income payment order (IPO)

When a pension becomes payable the TIB may, between the date of bankruptcy and the date of discharge, apply for an IPO under IA 1986, s310, of which sub-s(7) states that such an order may be made in respect of every payment in the nature of income including any payment under a pension scheme apart from guaranteed minimum pensions and protected rights.  “Any payment” includes lump sums arising on a member’s death in service and from the commutation of pension as well as the pension itself.

As an alternative to an income payment order, from 1 April 2002 the IA 1986, s310A (inserted by the Enterprise Act 2001, s260) provides for an “income payment agreement” to be made between the bankrupt and the TIB.

the Raithatha decision overruled

The main finding in Raithatha v Williamson [2012] EWHC 909 (Ch) was that an IPO could be made against benefits, to which the bankrupt is entitled but has not exercised his right to draw from the scheme, including both pension payments for the duration of the IPO and the tax-free lump sum of up to 25% of the value of the bankrupt’s pension fund.  The Court of Appeal reversed this decision in Horton v Henry [2016] EWCA Civ 989, with the effect now that only pensions in payment at the start of the bankruptcy or that the bankrupt voluntarily draws down are available to the creditors.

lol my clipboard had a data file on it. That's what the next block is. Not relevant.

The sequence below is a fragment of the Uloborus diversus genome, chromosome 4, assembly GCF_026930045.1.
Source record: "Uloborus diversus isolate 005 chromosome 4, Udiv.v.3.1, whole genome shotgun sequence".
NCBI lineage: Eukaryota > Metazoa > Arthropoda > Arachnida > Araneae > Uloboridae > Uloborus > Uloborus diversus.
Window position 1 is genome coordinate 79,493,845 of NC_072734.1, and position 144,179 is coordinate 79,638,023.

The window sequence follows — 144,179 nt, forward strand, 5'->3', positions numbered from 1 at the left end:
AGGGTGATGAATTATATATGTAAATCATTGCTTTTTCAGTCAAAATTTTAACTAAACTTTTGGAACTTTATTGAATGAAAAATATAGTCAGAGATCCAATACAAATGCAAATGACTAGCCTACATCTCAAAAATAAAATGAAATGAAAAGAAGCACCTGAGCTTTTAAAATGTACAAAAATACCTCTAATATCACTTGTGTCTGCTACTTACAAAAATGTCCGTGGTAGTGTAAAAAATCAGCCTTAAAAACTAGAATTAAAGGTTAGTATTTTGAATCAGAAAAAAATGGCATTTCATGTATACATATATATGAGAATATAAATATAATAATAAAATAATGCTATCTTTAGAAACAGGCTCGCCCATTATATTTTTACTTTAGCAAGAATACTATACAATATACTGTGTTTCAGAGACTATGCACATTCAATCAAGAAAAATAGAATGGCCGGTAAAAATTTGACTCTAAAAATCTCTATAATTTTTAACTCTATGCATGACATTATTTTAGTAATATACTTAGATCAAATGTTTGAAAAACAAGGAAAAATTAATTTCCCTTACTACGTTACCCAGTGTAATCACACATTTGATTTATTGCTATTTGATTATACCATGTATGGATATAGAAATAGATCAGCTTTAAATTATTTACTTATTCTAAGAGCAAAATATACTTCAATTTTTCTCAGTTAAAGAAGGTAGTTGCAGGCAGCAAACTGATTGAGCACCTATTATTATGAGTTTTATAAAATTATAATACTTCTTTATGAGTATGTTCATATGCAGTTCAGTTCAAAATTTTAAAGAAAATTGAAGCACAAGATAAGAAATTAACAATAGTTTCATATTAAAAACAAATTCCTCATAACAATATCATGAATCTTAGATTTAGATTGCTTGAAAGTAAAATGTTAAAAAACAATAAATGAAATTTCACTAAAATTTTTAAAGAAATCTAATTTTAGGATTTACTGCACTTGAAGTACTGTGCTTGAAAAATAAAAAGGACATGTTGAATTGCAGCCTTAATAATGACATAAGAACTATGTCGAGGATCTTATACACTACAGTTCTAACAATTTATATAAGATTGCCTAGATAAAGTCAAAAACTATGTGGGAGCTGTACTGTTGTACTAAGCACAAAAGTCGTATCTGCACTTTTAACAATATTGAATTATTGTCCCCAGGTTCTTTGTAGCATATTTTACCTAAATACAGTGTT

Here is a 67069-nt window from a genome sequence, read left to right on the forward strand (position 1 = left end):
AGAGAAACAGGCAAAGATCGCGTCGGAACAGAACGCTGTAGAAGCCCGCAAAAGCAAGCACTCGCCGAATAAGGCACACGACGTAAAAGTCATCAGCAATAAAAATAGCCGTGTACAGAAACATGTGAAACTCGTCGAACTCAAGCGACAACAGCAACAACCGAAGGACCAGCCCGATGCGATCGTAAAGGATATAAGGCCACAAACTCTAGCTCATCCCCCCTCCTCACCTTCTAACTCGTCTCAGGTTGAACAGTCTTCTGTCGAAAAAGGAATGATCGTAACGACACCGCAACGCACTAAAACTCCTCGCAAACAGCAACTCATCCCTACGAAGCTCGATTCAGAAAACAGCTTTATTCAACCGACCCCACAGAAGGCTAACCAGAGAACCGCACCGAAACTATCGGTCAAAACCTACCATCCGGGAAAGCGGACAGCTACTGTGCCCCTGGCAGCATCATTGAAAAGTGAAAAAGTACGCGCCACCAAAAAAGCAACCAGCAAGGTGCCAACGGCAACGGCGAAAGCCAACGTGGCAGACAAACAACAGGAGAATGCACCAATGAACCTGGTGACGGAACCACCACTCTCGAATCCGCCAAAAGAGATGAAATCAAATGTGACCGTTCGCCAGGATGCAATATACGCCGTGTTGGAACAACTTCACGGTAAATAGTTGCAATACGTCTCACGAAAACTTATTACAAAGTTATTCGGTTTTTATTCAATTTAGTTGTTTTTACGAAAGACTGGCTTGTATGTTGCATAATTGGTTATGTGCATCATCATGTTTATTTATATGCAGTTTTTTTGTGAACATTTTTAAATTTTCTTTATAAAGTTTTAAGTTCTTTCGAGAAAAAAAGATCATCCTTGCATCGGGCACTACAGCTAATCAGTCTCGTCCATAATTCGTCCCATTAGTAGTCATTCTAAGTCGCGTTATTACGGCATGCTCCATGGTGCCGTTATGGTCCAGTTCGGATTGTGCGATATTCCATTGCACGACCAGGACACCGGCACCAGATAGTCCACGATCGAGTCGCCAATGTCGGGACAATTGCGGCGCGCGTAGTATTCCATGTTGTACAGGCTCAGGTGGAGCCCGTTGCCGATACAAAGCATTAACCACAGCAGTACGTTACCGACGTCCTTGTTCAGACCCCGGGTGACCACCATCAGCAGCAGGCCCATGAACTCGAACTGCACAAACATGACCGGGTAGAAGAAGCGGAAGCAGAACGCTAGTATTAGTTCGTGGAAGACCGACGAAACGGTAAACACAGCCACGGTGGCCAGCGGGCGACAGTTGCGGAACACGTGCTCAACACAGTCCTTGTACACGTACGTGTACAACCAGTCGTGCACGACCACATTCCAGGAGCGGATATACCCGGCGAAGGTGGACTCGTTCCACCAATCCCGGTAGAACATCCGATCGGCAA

not bankrupt

The creditor is in a much more favourable position, if his debtor is not bankrupt than if he is.  In Blight v Brewster [2012] EWHC 165 (Ch) the defendant debtor was a member of a pension scheme, under which he could elect to draw down 25% of his pension fund.  The creditor obtained a third-party debt order in relation to the debtor’s right.  There is no debt until the election is exercised.  The court used its injunctive power under the Senior Courts Act 1981 s37 to order the defendant to delegate to the claimant his power to elect to take his tax free 25% lump sum up to the amount needed to pay the balance of the judgment debt.


other issues

flexible drawdown